09-30-2011 08:21 AM
OK, maybe it has something to do with the fact that you split them up into smaller files. Whatever, I would re-rip them, possibly with both the ripping program used the first time and another one to hopefully isolate the cause.
It will take less time than you're spending in this back & forth asking what it could be.
And as Miikerman asked before . . . other than the fact that it is "wrong', does it really matter or bother you that much? Does it irreparably affect your ability to enjoy the music?
09-30-2011 09:12 AM
Your best bet is probably to just use FLAC or Rockbox (or both since battery life is terrible if you use FLAC without rockbox).
That said I'm vaguely curious about those files, so if you post a download link that doesn't involve me waiding through 1000 porn ads I might take a look at it.
10-10-2011 01:35 PM - edited 10-10-2011 01:45 PM
10-11-2011 03:30 PM - edited 10-11-2011 03:44 PM
Use VLC Media Player to play the files.
These files will also freeze Sansa when they finish playing.
10-11-2011 05:10 PM
The specifications for the player don't even claim .WAV support. There is some basic wav support since that is what the player records in, however there is no claim that the player will play .WAV files other than the ones it recorded. Next time if you want a player with .WAV support, then choose one that lists WAV support as a specification. Very few players support .WAV, however many digital recorders support WAV.
10-11-2011 07:18 PM - edited 10-12-2011 08:05 AM
There's something definitely wonky with those files!
I don't have VLC (and wasn't about to download another program to try them out), but tried to play them in Windows Media Player. I got an error message saying WMP couldn't play it because it was an unsupported file type. WMP does indeed support WAV files and I have others that play perfectly fine through it.
However, even as this error message was displaying, the L_REV_2.WAV file would play; and the voice came out of the left speaker. Funny thing though, the time listed for the file (in WMP) was over 4 minutes and in actuality it is only like 17 seconds long (if I'm remembering correctly). The L_REV_1.WAV file wouldn't play at all.
I then fired up Winamp. Both files played fine and the appropriate sound came out of the appropriate speaker. Winamp gave me no error messages.
I then transferred the files to my Clip+ (with the .15 firmware) to both the internal memory and external memory card, plugged in my earphones (taking special note to get the right phone in the right ear and left phone in the left ear) to have a listen. Sure enough as you said, the left channel was playing in the right ear. The L_REV_1.WAV file did also indeed freeze up the player, requiring a reset but the L_REV_2.WAV file did not.
Interestingly, remember how this file showed in WMP as being over 4 minutes long? Well, on my Clip it showed the correct time (17 secs.) but what was strange was that the progress bar did not move as it normally does when advancing through a song.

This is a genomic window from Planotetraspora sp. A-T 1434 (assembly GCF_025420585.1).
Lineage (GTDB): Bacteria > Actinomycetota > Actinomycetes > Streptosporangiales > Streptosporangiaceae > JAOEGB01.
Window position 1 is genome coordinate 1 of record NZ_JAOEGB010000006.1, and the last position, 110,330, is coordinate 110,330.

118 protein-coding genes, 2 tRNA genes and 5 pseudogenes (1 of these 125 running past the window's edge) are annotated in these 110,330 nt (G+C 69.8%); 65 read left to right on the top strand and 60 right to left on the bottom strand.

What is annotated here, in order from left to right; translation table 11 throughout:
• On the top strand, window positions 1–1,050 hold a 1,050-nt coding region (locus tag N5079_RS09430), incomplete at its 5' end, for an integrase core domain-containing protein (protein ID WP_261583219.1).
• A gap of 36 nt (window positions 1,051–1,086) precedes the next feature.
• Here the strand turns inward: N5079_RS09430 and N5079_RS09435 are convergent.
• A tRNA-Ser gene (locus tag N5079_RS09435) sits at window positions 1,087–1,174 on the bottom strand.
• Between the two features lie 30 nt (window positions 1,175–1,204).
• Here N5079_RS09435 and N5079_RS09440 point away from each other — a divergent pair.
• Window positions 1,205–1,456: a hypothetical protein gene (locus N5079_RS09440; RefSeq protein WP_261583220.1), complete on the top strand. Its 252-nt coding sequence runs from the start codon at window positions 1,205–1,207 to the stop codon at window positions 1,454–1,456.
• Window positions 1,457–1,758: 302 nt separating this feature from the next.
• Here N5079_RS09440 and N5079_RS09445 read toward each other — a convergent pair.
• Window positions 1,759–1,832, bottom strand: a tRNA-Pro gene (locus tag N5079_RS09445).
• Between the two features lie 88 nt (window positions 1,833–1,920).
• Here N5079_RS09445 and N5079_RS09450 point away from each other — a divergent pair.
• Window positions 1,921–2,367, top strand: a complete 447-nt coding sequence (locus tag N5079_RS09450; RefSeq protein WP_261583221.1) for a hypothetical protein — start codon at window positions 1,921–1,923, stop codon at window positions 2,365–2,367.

This behavior occurred with the files being played from both the internal memory and card. I believe I mentioned I've checked several other WAV files and they seem to play without incident on the Clip+. I'm not sure where you got these files, or from what program they were ripped through, but it looks like this is where the problem is, not with the Clip+ player. The fault lies with the files themselves. I would re-download the files and not try to split or otherwise change them, and/or try a different ripping program.
10-11-2011 08:31 PM
The real problem is probably that the file has a lot of metadata in the header in various info chunks. These are not widely supported, so the Sandisk firmware may not expect them. By chance the metadata in the header of the first file extends the header so that its length is divisible by 2, but not divisiable by 4. A PCM sample is 2 bytes in this file, and 2 are put together to make a 4 byte stereo pair. Since the left channel starts shifted over by 2 bytes, the very first sample is lost and all subsequent ones are swapped (the first left sample is skipped, first right becomes the first left sample, second left becomes first right, ...).
Theres basically two solutions here:
1) Remove all these weird headers from your WAV files, or at least make sure that each WAV file has an amount of metadata added thats divisible by 4 bytes. I don't have my clip handy, but I bet if you just insert two bytes starting at byte 250 in that file it will play correctly in the sandisk software.
2) Use rockbox, which understands metadata in WAV files, and thus will not be confused by it. I've verified that our WAV parser correctly handles the example file and does not flip the channels. Likewise VLC does the same (and also helpfully prints out the file tags).
10-14-2011 06:22 PM
I didn't touch the headers. They are not weird. These are the headers produced by well known, reputable CD ripping programs that thousands of other people use. Which means, for one thing, that there are thousands of files ripped by thousands of people out there with the same exact headers, and all those files will play with the channels reversed.
10-16-2011 12:43 PM
INFO chunks in WAV files are much older then WMP, so I suspect all versions will support it. The problem with them is that they're just not very widely supported, so they're not a great idea to use. If you need to tag files, you should be using FLAC, which has much more widely supported file tags.
However, if the answer is no, you'll have to admit that this is a Sansa firmware bug after all.
As I said above, this is a bug in the Sandisk firmware.